On the roster of cities making progress on green transportation in the western U.S., you have the usual suspects like Portland and Denver. But in terms of building track miles and adding busways, the city on the fastest pace might just be Salt Lake City, Utah.
Over the last decade, the capital of the reddest state in the union has quietly built one of the most comprehensive light rail systems in the country, says Yonah Freemark at the Transport Politic. This weekend SLC opened two new light rail lines, an expansion that nearly doubled its rail network.
And Salt Lake City isn’t stopping there. The city is planning a supporting network of streetcar and bus rapid transit lines. Also on the agenda are a heightened focus on transit-oriented development and increasing bus frequency.
The city owes its progress to the shrewd leveraging of federal funds, Freemark writes:
The region, with about 1.2 million inhabitants, now has as much light rail — 35 miles of it — as far larger metropolitan areas like Denver. Total TRAX ridership is expected to reach 58,000 a day by the end of this year, up from 43,000 today; ridership could exceed 100,000 daily by 2030.
These extensions, in addition to the Sugar House streetcar half-funded by a federal TIGER II grant and the BRT routes, are being completed fifteen years ahead of what was predicted to be feasible by the region’s original long-term plans laid out in the early 2000s. UTA’s 2003 purchase of the rail corridors along which most of the routes run was assumed to provide for expansion needs up to 2030 or 2040, but local entrepreneurship and skilled application of federal dollars pushed up construction.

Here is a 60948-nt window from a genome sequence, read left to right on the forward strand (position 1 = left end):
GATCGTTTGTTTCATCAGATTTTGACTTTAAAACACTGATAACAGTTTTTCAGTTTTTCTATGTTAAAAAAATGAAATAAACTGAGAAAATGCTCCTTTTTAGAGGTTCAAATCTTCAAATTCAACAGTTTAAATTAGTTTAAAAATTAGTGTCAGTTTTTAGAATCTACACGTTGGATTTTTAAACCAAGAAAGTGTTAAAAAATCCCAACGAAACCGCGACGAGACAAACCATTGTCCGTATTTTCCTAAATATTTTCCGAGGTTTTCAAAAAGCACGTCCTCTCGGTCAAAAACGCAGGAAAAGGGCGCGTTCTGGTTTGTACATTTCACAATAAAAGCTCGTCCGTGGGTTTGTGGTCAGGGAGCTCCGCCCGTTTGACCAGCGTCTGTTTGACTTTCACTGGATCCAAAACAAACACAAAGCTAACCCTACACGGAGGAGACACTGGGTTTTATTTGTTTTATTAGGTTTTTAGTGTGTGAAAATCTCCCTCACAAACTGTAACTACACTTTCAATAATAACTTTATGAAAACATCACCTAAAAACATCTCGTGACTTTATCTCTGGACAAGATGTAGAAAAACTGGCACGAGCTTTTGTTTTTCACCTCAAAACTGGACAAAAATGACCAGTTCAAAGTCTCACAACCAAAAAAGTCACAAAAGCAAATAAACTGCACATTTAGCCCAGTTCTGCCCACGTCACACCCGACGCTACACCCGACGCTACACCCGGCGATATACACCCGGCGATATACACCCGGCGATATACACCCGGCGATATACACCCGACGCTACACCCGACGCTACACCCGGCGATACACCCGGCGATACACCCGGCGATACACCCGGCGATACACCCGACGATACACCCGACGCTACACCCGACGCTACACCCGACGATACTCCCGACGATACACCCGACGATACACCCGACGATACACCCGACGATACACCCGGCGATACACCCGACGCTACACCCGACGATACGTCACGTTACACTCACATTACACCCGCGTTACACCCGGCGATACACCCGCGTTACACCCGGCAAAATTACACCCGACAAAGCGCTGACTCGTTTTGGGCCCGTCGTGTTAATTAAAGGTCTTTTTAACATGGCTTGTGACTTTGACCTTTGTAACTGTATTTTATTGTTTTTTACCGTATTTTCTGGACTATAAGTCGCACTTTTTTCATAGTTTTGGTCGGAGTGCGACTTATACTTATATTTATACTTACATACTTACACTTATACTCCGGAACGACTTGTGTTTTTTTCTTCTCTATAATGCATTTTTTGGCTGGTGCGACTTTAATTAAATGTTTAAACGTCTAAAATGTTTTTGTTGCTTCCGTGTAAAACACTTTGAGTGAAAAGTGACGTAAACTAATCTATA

Moreover, Utah seems to have taken strongly to the idea of transit-oriented development: A massive new mixed-use project called Daybreak has been constructed southwest of the city, directly along the final two stations of the Mid-Jordan extension.The developers were so convinced of the value of light rail that they agreed to provide $13 million in property and cash to the UTA to speed the line’s construction. Inhabitants of the area who work downtown may find the transit offering appealing: The reliable 42-minute trip time offered between it and Salt Lake’s courthouse is only about five minutes slower than a car trip on uncongested roads. As Jeff Wood has noted, it will be interesting to examine commuting trends for people who live here to see whether light rail is a useful tool or simply an exciting accessory to what is otherwise a standard suburban subdivision.
Salt Lake City’s impressive progress would not have been possible without generous investment by the federal government. The city has received more than $1 billion from the feds, reports Freemark. And with the period of fiscal austerity that is currently prevailing, the window for other communities to follow may not necessarily stay open very long.
Elsewhere on the Network today: Shareable Cities reports on a new survey that shows car-sharing is delivering on its promise to reduce driving. Los Alamos Bikes wonders whether a local cyclist would still be alive had the state of New Mexico kept its promise to fully pave road shoulders. And M-Bike.org asserts that cycling continues its grassroots-level boom in Detroit.